You might have heard a lot about some flooding going on in Australia at the moment.
You might not have heard as much about similar flooding going on in Sri Lanka and Brazil. I know I haven’t. I wonder why that might be?
I made simple chart, using the Google Hits metric de facto standard, to assess interest in the various stories. Number of hits in the last day is on the primary Y-axis, while reported deaths from the different floods is plotted against the secondary Y-axis.
There are a greater number of reported deaths in Brazil as a result of flooding, but disproportionately little interest when compared to the flooding in Australia. I’d like to think this is just a symptom of the lack of English-speaking journalists present in Brazil at the moment, and my inability to repeat this little experiment in Portuguese. Sri Lanka is an English-speaking country though, so that excuse doesn’t pan out so conveniently.
Hoping for other explanations for the focus on Australia, I tried searching for “area affected” and “economic damage,” but I didn’t get much joy out of that. No info on areas impacted, and estimates on the economic damage for only the Australian flooding.
With no real reporting on those aspects that would make the Australian story bigger, I’m left scratching my head. Surely it can’t be that the pain and suffering of Caucasian people is of greater concern, their stories more interesting, and their lives more valuable? Surely it isn’t that?
Nope. Probably just more Australian bloggers than Brazilian ones, or something totally banal like that.
We’ve been living in Edinburgh for about two and a half months now, which is enough time to get halfway settled, and certainly enough time for some spection.
Spection isn’t a word. Retrospection; introspection; inspection; but no spection. The closest seems to be Spectioneer, or Specksioneer. This is “the chief harpooner, who also directs in cutting up the speck, or blubber; — so called among whalers.”
Cutting through the blubber of my experiences. Feels like a strangely appropriate metaphor.
A Brief Summary of Things
We’re living in Edinburgh. We found affordable (at the moment) shelter. It has the things we need, like beds, an oven, refrigerator, TV, heating, hot water. It’s in a decent area.
We have public transport. We can get around the city as we need to. Haven’t had any real need for a private vehicle so far (although missing buses can sometimes be a drag).
We found Jethro a nursery to meet other children. He goes three times a week for 5 hours. We’d send him more but it costs a lot.
That’s all the blubber cut up, which leaves me with the mess of a vivisected whale. And the mess is this…
Disclaimer: I am predisposed to melodrama. Vivisected whale metaphors included.
I also feel that tweeting has done my writing of lengthier, thoughtful pieces, a disservice.
Underemployment is arguably better than unemployment, but both are a rocket-harpoon to the belly of your ego. The ego doesn’t really survive being disembowelled, so instead it is reincarnated into some other form. My current place of underemployment is at a telephone call centre, as a market research telephone interviewer. Good thing I spent all those years of pain getting that Chemical Engineering degree under my belt!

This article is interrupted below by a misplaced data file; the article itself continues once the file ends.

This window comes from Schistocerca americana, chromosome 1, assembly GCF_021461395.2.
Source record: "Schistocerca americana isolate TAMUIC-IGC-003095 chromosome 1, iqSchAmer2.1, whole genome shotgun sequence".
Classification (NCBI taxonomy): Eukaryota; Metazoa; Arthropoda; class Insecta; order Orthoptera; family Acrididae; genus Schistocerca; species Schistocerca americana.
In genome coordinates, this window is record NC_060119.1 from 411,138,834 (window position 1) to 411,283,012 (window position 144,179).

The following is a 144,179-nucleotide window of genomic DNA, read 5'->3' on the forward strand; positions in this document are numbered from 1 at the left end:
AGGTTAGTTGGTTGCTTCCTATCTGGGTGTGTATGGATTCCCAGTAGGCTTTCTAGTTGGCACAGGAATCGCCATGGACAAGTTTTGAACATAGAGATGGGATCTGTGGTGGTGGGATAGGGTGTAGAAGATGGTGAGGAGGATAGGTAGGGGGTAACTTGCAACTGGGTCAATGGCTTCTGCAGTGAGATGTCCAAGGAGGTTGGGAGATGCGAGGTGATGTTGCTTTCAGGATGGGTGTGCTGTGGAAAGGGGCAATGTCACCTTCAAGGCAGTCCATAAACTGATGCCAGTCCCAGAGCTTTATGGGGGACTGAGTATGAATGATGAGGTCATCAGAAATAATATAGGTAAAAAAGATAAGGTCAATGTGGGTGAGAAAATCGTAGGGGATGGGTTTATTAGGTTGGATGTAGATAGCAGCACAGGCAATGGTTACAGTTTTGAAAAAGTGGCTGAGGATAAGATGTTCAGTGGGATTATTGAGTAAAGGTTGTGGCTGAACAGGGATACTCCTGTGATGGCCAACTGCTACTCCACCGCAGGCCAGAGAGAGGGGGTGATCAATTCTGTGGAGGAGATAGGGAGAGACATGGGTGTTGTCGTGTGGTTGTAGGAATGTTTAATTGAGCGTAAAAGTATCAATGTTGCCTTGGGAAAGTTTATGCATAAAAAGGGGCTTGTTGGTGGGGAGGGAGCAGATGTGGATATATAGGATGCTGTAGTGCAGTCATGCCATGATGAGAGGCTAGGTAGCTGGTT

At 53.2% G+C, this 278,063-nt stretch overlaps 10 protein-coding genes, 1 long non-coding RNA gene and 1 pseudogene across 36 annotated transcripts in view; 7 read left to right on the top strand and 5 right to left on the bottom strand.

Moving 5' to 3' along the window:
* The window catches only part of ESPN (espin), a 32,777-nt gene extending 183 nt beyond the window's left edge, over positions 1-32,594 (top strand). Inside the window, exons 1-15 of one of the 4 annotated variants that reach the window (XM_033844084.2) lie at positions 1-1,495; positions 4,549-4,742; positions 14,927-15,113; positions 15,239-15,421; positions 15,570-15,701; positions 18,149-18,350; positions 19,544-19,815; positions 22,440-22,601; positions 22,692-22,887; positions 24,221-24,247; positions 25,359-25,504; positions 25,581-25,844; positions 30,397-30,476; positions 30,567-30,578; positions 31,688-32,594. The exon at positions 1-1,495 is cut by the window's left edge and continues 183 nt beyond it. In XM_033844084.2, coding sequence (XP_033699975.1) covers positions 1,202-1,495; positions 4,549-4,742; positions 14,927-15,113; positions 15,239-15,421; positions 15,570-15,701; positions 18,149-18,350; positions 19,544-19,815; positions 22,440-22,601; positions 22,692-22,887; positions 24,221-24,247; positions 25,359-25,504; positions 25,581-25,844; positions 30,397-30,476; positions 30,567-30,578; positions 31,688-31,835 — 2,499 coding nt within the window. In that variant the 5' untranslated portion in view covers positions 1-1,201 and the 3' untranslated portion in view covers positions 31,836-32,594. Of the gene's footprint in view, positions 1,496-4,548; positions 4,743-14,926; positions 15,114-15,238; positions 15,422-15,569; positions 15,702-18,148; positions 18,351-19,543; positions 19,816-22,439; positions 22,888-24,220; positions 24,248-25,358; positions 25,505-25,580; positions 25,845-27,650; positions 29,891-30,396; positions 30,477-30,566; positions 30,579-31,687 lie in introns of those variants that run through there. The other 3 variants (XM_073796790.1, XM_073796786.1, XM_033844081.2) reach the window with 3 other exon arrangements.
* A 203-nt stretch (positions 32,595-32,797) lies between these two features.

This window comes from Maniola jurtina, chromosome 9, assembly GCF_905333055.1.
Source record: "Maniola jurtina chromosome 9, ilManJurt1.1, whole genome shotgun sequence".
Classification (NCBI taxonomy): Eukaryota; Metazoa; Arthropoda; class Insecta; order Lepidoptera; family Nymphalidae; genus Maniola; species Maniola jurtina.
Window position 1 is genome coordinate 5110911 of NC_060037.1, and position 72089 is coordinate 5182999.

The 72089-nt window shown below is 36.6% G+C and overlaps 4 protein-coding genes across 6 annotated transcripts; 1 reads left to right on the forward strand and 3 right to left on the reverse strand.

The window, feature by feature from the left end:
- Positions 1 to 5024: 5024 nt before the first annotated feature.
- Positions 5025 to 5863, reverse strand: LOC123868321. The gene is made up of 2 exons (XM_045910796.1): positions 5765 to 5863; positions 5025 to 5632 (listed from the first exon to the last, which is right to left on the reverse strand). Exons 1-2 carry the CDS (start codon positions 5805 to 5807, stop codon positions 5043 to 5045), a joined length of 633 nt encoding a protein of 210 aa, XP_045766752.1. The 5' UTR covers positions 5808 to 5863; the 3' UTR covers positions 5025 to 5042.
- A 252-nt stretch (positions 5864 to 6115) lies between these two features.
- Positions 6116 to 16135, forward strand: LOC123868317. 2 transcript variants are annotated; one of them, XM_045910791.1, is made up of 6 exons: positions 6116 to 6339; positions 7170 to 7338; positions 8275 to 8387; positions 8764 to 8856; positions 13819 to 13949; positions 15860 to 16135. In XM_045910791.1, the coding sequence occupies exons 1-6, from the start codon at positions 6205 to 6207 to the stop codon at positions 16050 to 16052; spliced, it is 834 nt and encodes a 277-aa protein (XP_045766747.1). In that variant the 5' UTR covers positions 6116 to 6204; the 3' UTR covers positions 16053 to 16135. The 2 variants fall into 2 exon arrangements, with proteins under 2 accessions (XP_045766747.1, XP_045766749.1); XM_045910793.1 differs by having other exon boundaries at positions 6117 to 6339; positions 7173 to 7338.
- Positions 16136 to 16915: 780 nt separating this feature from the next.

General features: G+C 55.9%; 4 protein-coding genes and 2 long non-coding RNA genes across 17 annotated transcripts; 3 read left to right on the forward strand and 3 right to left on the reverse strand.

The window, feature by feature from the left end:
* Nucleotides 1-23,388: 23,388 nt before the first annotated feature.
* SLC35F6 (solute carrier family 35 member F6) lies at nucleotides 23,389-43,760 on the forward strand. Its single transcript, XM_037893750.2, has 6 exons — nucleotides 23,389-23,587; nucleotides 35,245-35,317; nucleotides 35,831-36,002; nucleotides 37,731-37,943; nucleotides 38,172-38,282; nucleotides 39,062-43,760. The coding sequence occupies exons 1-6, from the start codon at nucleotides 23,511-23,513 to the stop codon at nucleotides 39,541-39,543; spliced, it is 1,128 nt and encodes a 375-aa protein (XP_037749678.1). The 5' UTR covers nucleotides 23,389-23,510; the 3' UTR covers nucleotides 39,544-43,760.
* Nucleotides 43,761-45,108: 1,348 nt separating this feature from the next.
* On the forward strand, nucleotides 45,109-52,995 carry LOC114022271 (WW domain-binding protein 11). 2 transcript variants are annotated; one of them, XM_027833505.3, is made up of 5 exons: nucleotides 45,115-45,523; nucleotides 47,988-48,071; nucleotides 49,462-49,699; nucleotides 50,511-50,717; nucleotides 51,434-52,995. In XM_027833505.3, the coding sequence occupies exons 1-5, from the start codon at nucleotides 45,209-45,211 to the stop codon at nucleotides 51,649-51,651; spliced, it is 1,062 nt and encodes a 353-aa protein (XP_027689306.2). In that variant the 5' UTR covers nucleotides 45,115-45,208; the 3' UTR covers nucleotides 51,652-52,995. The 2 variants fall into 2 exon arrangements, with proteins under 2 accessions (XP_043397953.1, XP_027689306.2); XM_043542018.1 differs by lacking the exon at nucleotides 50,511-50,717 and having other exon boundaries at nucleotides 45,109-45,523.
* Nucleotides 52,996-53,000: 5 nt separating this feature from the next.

It’s a job that is less terrible than one might imagine, and really makes me wonder why I bothered educating myself at all. It’s straightforward work. It isn’t stressful (once you get some experience). And you get a broad range of interaction with the human condition — a fascinating and often hilarious sample of the world of people out there. It really can be quite entertaining. The work isn’t exhausting either, leaving me some energy for more creative pursuits. At least, I’d have more energy if I didn’t have to match a 2-year-old’s endless supply. Two-year-olds are the solution to our fossil-fuel economy, if only we can find an efficient way to harness them as a power source.
All I needed to do was kill my Chemical Engineer self, and replace it with a more humble accepting self. One that had lower expectations. Or perhaps the humble one was there all along, getting trampled on and being ignored. Not exactly suicide, but some sort of psychological insurrection is running its course within me. I’m hoping to limit the collateral damage.
I’m not the only underemployed one in my household. Angie is struggling with some underemployment issues herself. Considering her epic CV, this is really a bit of a mystery. The recruitment agents keep putting her name forward for jobs. The insane employers keep not employing her. It’s not really a total mystery. We have our suspicions about the problem, but all I’ll say is this: The Nazis had an over-developed sense of nationalism.
It’s not all a pool of bloody water and disembowelled Cetaceans
Well it is in the whaling nations, but not so much in Edinburgh.
There are good things, so I probably should try to bring some balance to this woeful account of my woeful woes.
Pavements: They have them here in the UK because the powers that be aren’t entirely taken by surprise by the fact that one may want to walk from point A to point B. I note this because of the stark contrast to South Africa. In South Africa the municipality seems to believe that it’s only worthwhile building pavements for the rich people, and since the rich people drive everywhere, they don’t bother laying too many pavements.